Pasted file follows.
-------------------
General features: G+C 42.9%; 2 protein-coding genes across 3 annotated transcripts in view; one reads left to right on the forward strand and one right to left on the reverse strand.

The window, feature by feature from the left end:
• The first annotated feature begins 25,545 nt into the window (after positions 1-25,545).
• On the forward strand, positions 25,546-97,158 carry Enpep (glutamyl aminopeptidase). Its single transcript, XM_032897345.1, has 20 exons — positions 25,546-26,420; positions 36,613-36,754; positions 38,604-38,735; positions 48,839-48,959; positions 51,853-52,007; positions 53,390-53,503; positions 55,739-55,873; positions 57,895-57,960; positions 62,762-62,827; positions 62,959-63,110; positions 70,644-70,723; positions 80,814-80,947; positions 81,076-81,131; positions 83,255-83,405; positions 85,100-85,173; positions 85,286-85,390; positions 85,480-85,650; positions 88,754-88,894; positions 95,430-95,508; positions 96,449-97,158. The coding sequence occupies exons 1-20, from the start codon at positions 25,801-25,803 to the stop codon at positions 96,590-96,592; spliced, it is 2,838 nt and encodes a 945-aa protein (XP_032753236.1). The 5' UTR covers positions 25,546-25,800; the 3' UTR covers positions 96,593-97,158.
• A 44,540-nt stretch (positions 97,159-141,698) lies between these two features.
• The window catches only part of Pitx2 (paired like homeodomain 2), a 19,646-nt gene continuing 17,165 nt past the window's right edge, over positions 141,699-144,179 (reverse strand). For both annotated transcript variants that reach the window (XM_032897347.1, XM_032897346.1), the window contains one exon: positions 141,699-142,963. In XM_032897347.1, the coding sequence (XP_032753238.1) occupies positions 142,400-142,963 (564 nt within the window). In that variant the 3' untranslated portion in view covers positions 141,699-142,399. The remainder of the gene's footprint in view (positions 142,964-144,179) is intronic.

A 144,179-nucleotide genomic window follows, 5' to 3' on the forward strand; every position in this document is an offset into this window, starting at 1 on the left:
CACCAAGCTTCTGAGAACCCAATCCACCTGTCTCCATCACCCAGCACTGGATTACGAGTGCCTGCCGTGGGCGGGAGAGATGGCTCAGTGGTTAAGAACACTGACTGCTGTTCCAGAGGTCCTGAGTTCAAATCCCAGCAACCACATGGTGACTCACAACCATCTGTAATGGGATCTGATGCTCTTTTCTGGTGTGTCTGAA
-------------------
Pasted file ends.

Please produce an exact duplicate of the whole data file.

General features: G+C 42.9%; 2 protein-coding genes across 3 annotated transcripts in view; one reads left to right on the forward strand and one right to left on the reverse strand.

The window, feature by feature from the left end:
• The first annotated feature begins 25,545 nt into the window (after positions 1-25,545).
• On the forward strand, positions 25,546-97,158 carry Enpep (glutamyl aminopeptidase). Its single transcript, XM_032897345.1, has 20 exons — positions 25,546-26,420; positions 36,613-36,754; positions 38,604-38,735; positions 48,839-48,959; positions 51,853-52,007; positions 53,390-53,503; positions 55,739-55,873; positions 57,895-57,960; positions 62,762-62,827; positions 62,959-63,110; positions 70,644-70,723; positions 80,814-80,947; positions 81,076-81,131; positions 83,255-83,405; positions 85,100-85,173; positions 85,286-85,390; positions 85,480-85,650; positions 88,754-88,894; positions 95,430-95,508; positions 96,449-97,158. The coding sequence occupies exons 1-20, from the start codon at positions 25,801-25,803 to the stop codon at positions 96,590-96,592; spliced, it is 2,838 nt and encodes a 945-aa protein (XP_032753236.1). The 5' UTR covers positions 25,546-25,800; the 3' UTR covers positions 96,593-97,158.
• A 44,540-nt stretch (positions 97,159-141,698) lies between these two features.
• The window catches only part of Pitx2 (paired like homeodomain 2), a 19,646-nt gene continuing 17,165 nt past the window's right edge, over positions 141,699-144,179 (reverse strand). For both annotated transcript variants that reach the window (XM_032897347.1, XM_032897346.1), the window contains one exon: positions 141,699-142,963. In XM_032897347.1, the coding sequence (XP_032753238.1) occupies positions 142,400-142,963 (564 nt within the window). In that variant the 3' untranslated portion in view covers positions 141,699-142,399. The remainder of the gene's footprint in view (positions 142,964-144,179) is intronic.

A 144,179-nucleotide genomic window follows, 5' to 3' on the forward strand; every position in this document is an offset into this window, starting at 1 on the left:
CACCAAGCTTCTGAGAACCCAATCCACCTGTCTCCATCACCCAGCACTGGATTACGAGTGCCTGCCGTGGGCGGGAGAGATGGCTCAGTGGTTAAGAACACTGACTGCTGTTCCAGAGGTCCTGAGTTCAAATCCCAGCAACCACATGGTGACTCACAACCATCTGTAATGGGATCTGATGCTCTTTTCTGGTGTGTCTGAA